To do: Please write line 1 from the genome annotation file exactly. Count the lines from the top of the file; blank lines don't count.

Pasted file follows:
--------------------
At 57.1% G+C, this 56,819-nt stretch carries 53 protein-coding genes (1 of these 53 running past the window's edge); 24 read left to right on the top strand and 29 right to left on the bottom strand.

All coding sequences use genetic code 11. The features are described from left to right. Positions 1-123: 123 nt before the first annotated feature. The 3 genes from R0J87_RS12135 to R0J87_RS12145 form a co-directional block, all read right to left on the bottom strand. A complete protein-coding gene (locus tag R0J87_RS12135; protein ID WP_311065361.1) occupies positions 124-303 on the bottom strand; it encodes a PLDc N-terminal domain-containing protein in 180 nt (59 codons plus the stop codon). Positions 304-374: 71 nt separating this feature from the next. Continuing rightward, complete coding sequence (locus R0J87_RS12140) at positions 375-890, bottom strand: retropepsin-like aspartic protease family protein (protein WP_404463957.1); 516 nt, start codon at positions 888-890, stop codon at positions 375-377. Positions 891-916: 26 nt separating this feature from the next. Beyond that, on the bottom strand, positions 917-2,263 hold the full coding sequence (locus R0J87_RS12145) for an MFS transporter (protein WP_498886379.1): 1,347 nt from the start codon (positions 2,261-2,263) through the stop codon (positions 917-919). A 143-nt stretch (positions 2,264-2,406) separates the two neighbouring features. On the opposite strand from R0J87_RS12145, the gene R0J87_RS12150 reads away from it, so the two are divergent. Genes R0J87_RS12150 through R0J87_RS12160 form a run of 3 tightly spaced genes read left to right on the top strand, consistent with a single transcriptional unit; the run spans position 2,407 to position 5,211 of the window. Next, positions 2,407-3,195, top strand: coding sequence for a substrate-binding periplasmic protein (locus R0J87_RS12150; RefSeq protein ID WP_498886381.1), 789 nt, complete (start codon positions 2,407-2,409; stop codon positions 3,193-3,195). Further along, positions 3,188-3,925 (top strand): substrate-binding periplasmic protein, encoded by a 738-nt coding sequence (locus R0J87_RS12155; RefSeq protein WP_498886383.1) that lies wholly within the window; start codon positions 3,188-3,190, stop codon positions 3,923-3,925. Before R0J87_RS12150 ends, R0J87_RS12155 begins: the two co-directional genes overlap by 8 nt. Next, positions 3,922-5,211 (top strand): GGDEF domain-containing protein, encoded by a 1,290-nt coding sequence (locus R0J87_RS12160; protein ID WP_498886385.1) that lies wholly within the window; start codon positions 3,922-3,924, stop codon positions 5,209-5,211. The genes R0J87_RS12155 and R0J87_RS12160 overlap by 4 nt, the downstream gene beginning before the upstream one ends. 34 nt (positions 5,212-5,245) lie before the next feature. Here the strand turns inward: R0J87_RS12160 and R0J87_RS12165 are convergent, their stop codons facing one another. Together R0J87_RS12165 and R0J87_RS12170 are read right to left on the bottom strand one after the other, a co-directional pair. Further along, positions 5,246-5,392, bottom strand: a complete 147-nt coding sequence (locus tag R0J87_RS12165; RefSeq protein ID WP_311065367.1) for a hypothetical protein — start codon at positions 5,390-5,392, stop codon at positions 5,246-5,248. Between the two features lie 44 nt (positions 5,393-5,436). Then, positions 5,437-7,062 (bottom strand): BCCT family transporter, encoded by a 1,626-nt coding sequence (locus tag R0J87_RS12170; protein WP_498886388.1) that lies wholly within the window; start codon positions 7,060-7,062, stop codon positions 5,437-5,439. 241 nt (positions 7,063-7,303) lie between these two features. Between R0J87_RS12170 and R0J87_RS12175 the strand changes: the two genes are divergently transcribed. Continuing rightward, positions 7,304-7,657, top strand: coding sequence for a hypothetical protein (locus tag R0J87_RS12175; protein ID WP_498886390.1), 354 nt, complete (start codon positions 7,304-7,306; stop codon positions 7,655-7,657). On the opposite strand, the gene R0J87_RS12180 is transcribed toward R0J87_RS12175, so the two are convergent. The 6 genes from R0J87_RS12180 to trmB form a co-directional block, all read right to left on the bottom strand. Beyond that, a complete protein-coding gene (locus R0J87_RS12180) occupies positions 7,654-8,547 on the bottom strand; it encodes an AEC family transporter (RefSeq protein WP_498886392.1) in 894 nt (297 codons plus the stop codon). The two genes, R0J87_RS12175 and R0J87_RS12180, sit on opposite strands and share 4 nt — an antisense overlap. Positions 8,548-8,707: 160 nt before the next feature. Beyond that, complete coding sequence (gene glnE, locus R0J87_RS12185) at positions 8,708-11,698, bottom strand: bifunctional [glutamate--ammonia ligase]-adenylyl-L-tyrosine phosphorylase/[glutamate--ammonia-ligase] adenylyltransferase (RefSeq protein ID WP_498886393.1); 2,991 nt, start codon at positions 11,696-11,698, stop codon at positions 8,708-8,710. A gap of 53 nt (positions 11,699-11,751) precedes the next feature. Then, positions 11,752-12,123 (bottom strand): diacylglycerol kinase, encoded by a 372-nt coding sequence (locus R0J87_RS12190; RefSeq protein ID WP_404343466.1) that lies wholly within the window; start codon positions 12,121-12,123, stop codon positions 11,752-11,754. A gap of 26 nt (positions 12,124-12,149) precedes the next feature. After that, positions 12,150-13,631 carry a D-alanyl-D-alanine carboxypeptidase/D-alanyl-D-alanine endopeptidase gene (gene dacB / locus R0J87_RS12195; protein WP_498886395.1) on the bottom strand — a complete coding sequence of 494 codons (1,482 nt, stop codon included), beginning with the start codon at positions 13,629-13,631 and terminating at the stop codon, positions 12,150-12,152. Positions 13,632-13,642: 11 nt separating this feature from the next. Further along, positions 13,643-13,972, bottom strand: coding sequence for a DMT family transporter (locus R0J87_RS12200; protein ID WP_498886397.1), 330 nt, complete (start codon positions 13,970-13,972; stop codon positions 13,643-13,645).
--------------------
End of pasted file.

At 57.1% G+C, this 56,819-nt stretch carries 53 protein-coding genes (1 of these 53 running past the window's edge); 24 read left to right on the top strand and 29 right to left on the bottom strand.